I would often get dumbfounded when we would go to a local coffee shop and whereas I was the one creating conversations with the baristas, the senior pastor wouldn’t even introduce himself. How can a church possibly grow without the pastor leading the charge of engaging with the community?
“How can a church possibly grow without the pastor leading the charge of engaging with the community?”
One of the most interesting relationships I created was in Salem, Massachusetts, after I visited the Satanic Temple. I took three of my team members and the pastor from the church in Salem with me to the temple because I have studied the occult extensively and because I wanted to see the reason for all the uproar about this temple.
While in the temple, I got to know the curator. We talked for about thirty minutes about all kinds of things, and of course about how he became a part of the Satanic movement. I told him what I did for a living, which made him laugh out loud. I also told him how confused my accountant at the church would be when she saw the receipt from the Satanic Temple. He didn’t drop to his knees in repentance, he didn’t accept Christ on the spot, but a connection between us was made.
A couple of months later, I was back in Salem to talk with some board members from the church there and help them do some strategizing. Before our meeting I wanted to get some coffee at my favorite little coffee spot in the area. As I was sipping my drink, my new Satanic friend walked in, instantly saw me, and said, “Hey! The pastor from Tennessee!”
I laughed and said, “Hey! The Satan guy from Salem!”
“My new Satanic friend walked in, instantly saw me, and said, ‘Hey! The pastor from Tennessee!'”
What happened in that moment was that this confused young man learned that not all Christians scream at gay people on the streets of Salem during Halloween. What he learned is that some of us are not afraid to engage with people vastly different from us. Some of us even laugh with diametrically opposed people. For some reason we have created a narrative in our culture, both Christian and secular, that we cannot be friendly with people we disagree with. I find this not only troubling but antithetical to the teachings of Christ.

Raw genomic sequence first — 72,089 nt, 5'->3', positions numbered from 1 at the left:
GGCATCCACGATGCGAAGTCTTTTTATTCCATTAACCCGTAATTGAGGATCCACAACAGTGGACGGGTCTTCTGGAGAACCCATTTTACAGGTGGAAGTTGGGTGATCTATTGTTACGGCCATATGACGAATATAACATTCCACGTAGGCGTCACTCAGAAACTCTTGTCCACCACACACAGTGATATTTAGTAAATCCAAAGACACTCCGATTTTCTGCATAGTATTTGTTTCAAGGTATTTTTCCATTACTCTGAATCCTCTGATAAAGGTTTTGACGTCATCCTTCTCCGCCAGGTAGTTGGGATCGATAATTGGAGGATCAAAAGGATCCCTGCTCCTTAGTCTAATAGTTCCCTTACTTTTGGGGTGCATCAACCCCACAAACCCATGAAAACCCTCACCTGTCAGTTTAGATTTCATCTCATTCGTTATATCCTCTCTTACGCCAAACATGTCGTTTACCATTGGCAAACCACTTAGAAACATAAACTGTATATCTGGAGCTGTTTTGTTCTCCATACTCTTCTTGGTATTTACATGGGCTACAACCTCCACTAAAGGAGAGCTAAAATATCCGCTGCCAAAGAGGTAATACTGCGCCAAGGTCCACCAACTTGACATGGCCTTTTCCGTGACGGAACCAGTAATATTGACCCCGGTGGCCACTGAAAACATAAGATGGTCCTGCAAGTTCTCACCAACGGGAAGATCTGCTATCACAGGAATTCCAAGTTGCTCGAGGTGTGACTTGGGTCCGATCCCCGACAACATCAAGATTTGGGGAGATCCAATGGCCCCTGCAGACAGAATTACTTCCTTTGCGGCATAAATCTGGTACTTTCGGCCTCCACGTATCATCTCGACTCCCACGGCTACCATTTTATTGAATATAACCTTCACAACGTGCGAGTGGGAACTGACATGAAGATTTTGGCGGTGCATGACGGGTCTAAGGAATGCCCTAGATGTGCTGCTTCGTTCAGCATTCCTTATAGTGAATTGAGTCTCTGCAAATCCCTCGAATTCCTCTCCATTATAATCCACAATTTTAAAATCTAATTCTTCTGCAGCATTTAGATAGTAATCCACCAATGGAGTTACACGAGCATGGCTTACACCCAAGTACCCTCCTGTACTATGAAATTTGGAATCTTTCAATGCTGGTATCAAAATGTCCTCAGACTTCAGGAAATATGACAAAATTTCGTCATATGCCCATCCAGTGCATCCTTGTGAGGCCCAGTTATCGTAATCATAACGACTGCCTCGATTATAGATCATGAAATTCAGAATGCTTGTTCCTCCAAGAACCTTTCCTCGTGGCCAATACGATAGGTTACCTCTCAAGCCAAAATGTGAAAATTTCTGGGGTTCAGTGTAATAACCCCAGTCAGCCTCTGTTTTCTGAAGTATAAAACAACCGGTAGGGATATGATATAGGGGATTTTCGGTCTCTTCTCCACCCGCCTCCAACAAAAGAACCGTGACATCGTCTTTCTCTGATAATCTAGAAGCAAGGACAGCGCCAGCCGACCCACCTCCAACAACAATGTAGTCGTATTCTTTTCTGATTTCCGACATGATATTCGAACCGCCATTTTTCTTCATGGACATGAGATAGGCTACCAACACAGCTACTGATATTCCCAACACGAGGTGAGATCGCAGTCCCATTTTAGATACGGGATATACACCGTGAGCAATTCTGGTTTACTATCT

It goes almost without saying that the American church has gone through some tumultuous times in the years that our church, The Experience, has existed. So we started to ask ourselves, as others were asking us as well, What can we contribute to the conversation as to why the church seems to be in such disarray? Though I don’t profess to know all the answers, I have learned through our own tumultuous times that:
- Genuinely loving others, even the most extreme of people, honors God and opens the door for them to have a relationship with him.
- We cannot compromise our biblical integrity for the sake of being accepted. Compromising theology will never lead people into an authentic relationship with Christ. In fact, it will set them up for failure and discouragement.
“Genuinely loving others, even the most extreme of people, honors God and opens the door for them to have a relationship with him.”
Though it may take much work and diligence, we believe that with God’s grace and guidance, any church can become a place that both welcomes the lost and stands strong in biblical integrity.
Excerpted from Corey Trimble, An Authentic Experience: Creating an Inviting Culture with Biblical Integrity (Renew.org, 2020).